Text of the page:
What followed next was a rapid ascension through the priestly hierarchy, largely in part from his participation and contributions during the Second Vatican Council (1962-1965). In December 1963, Pope Paul VI named him archbishop of Kraków, and in 1967, he became a cardinal. As a cardinal, he made waves alongside Stefan Wyszyński, the archbishop of Warsaw, by declaring that “Christianity, not communism, was the true protector of the poor and oppressed.” He defied communist authorities by holding Masses in Kraków’s new industrial suburb, Nowa Huta, where he wanted to build a church. Despite their best attempts, nothing the communists could do seemed to slow Karol down, and he consecrated Nowa Huta’s Ark Church in 1977. The authorities forced the upstart cardinal archbishop to develop a public speaking style that would ultimately work against them – by attempting to deny Wojtyła access to the media, he in turn traveled far and wide to reach the people. This developed the future pope’s ability to skillfully communicate with large crowds, of which he would soon be seeing.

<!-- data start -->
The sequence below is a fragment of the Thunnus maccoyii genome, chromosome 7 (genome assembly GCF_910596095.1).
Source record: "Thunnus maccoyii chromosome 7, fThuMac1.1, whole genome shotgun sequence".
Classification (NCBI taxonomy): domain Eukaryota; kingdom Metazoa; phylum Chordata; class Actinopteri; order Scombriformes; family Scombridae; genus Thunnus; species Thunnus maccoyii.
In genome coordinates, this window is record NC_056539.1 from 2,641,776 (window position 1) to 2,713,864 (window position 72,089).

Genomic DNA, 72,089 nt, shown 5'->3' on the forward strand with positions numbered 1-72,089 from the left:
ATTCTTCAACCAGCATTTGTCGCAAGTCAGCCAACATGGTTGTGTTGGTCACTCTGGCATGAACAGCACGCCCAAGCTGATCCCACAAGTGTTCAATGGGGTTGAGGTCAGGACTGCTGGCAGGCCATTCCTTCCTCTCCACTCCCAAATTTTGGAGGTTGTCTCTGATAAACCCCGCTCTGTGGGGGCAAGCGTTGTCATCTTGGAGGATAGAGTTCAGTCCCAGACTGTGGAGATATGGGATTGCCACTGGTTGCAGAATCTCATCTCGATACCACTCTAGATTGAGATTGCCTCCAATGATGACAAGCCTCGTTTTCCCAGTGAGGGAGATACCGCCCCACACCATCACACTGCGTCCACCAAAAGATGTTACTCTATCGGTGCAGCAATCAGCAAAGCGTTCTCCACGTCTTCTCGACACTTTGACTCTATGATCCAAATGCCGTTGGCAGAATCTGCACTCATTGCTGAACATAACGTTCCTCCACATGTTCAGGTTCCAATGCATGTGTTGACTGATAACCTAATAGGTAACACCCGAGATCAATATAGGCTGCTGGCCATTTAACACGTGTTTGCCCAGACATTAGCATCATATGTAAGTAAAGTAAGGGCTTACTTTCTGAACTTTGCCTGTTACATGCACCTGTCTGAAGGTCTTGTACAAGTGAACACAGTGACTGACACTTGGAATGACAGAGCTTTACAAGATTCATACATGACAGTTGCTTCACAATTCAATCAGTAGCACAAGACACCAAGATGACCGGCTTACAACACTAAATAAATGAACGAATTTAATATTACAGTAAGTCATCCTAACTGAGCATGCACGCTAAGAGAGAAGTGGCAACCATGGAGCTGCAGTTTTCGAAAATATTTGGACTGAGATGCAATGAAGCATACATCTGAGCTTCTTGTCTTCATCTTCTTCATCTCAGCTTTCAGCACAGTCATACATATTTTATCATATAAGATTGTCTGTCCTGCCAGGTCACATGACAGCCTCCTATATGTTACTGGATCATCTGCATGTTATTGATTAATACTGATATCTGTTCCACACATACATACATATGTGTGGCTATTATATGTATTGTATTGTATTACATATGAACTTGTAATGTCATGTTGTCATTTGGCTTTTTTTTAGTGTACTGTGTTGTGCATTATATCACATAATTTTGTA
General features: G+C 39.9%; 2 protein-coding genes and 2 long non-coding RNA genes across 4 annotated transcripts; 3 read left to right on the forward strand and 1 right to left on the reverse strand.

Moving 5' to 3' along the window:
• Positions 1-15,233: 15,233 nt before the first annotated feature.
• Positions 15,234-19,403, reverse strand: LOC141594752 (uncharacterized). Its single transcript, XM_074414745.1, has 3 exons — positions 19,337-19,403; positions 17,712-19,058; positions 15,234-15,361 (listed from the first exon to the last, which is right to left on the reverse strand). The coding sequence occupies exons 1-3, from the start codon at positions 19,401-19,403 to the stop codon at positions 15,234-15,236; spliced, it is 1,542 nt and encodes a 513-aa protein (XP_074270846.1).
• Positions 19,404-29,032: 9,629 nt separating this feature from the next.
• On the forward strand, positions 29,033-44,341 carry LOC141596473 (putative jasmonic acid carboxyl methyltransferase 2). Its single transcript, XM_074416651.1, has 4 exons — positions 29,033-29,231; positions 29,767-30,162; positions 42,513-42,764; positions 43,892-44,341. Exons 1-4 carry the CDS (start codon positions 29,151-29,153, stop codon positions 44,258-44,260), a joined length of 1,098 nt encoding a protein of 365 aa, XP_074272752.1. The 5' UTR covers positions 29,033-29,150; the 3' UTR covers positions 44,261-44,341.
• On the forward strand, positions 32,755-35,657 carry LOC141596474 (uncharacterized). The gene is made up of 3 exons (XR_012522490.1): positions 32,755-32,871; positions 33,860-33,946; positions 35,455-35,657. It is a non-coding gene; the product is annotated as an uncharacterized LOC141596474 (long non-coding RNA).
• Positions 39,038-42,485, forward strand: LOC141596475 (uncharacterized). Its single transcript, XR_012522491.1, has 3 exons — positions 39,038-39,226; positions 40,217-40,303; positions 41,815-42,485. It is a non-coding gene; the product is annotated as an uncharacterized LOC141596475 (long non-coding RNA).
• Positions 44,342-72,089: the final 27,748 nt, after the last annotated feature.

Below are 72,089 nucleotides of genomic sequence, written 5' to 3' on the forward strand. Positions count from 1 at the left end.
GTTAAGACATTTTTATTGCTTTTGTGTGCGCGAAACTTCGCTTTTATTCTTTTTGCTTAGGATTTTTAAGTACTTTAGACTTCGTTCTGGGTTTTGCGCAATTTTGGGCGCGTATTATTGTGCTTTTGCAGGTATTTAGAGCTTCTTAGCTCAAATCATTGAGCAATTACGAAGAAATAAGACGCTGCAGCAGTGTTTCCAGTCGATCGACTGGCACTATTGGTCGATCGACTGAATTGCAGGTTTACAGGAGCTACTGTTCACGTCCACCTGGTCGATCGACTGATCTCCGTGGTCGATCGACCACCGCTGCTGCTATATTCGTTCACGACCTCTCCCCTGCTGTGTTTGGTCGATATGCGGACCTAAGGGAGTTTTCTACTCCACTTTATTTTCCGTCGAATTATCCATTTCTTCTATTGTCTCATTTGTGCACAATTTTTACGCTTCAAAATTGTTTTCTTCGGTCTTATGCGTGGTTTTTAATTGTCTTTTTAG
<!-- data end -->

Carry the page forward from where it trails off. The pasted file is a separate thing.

In August 1978, a papal conclave was held to elect the successor of Pope Paul VI. Albino Luciani, an Italian Cardinal who was the first pope to have been born in the 20th century, was elected and took the name Pope John Paul I, only to pass away 33 days later. At the second conclave of 1978, it was Karol Wojtyła that the white smoke heralded, emerging as Pope John Paul II on October 16, 1978. He was the first pope ever from a Slavic country. At his installation Mass on October 22, 1978, he repeated the phrase “Be not afraid!”, which would become a recurring theme for him, along with his Episcopal motto, taken from the profound teachings of St. Louis de Montfort: “Totus Tuus – I am completely yours.”